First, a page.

Top selling drugs brands for depression, hypertension, HIV, pneumonia and pain may shortly become less expensive. The drug cost regulator authority National Pharmaceutical Pricing Authority (NPPA) is set to bring in a minimum of 100 new medicines under price control to consist of combos, dosages and strengths that are generally recommended by physicians and sold by pharmacy stores.
For example, presently only one strength of Paracetamol is within price control, while NPPA has recommended to cap costs of all brands of the drugs as outlined in the Indian Pharmacopeia. In the same way, in the case of Nelfinavir and Ritonavir, generally used antiretrovirals in therapy of HIV, the authority plans to fix costs of tablets along with capsules.
The move is important due to the fact this is the 2nd time NPPA has tried to reduce prices of medicines that are exterior the National List of Essential Medicines (NLEM), 2011. In May, the NPPA had invoked a public interest clause to decrease costs of 108 drugs. On the other hand, it had to withdraw the recommendations after organizations approached court and the law ministry opined that making use of the clause may be out of framework.
However, official sources say, this time there is political agreement on the problem, primarily ahead of forthcoming elections in some states.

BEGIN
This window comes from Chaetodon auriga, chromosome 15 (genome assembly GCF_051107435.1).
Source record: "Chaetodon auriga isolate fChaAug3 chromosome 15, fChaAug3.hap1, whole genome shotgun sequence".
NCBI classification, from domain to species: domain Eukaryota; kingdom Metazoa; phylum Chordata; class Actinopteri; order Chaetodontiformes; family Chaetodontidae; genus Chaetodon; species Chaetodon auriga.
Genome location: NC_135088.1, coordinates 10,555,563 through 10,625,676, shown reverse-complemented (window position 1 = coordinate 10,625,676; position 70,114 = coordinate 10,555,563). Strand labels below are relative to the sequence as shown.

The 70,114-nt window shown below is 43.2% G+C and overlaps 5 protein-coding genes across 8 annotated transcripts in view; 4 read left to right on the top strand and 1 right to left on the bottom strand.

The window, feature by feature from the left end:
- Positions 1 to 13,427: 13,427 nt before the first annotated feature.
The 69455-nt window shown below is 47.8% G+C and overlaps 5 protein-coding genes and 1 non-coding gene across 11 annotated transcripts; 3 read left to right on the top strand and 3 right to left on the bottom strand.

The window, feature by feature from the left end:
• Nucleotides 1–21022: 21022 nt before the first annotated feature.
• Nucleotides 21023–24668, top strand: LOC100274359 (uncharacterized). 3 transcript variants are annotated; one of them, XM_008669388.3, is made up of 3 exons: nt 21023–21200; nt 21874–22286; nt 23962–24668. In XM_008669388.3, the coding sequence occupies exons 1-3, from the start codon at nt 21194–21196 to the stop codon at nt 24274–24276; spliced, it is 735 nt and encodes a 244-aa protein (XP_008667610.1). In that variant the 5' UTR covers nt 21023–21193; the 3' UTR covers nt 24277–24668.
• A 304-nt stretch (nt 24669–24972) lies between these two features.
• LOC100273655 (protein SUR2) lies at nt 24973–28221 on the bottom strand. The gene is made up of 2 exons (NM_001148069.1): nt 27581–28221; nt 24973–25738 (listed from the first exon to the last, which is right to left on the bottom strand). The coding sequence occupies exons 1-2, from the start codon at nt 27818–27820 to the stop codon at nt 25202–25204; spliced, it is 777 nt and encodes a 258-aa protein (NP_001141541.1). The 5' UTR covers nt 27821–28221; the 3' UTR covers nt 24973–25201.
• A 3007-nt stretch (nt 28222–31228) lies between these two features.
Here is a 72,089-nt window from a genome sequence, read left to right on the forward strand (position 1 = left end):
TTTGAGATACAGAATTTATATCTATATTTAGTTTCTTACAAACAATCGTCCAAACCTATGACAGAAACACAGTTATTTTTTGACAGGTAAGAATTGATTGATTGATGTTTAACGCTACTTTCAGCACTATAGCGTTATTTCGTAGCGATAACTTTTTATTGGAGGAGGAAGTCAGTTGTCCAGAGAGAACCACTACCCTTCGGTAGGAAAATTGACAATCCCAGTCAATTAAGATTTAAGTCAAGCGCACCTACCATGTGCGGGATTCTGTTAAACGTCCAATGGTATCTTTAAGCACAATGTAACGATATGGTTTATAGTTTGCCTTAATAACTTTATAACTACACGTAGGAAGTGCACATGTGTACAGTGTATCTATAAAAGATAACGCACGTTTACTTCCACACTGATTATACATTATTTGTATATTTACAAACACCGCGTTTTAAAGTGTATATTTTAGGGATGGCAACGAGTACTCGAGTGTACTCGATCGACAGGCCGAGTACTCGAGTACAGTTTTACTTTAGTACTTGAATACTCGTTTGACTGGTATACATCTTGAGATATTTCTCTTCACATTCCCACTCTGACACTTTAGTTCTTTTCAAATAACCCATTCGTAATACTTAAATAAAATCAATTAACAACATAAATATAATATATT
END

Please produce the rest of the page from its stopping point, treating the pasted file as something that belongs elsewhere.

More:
Presently, the government controls costs of only 348 drug formulations or 652 packs as outlined in the NLEM. On the other hand, the list consists of only particular dosages, strengths and combos of drug formulation. The authority is of the view that this loophole does not make sure cost regulation of all life saving and essential medicines of mass intake.
The recent move of NPPA is targeted at broadening the span of price control to consist of medicines dosages, strengths and combos which are generally used and have great market share in terms of revenue.
In past, the pricing regulator performed a comprehensive study that unveiled existence of certain “anomalies or discrepancies” in specification or information in the NLEM 2011. Following the results of the research performed across the nation, the NPPA has recommended rectification in the NLEM.
The move has produced a stir among pharmaceutical organizations who are worried about stressed margins along with instability promoted via such periodic price modifications. “Mass usage is not a criterion for NLEM. It would be suitable that the choice of medicines is left to the core committee of professionals according to the established standards. The function of the NPPA is to put into practice the policy in letter and spirit and not develop misunderstandings leading to uncertainty,” says D G Shah, secretary general, Indian Pharmaceutical Alliance.
With respect to a senior official in the division of pharma, the idea for modifications in the list of essential medicines has been delivered to the ministry of health and family welfare which has the supreme authority to modify the same. Apart from, NPPA has also sought responses from other stakeholders like as patient groups and drug companies.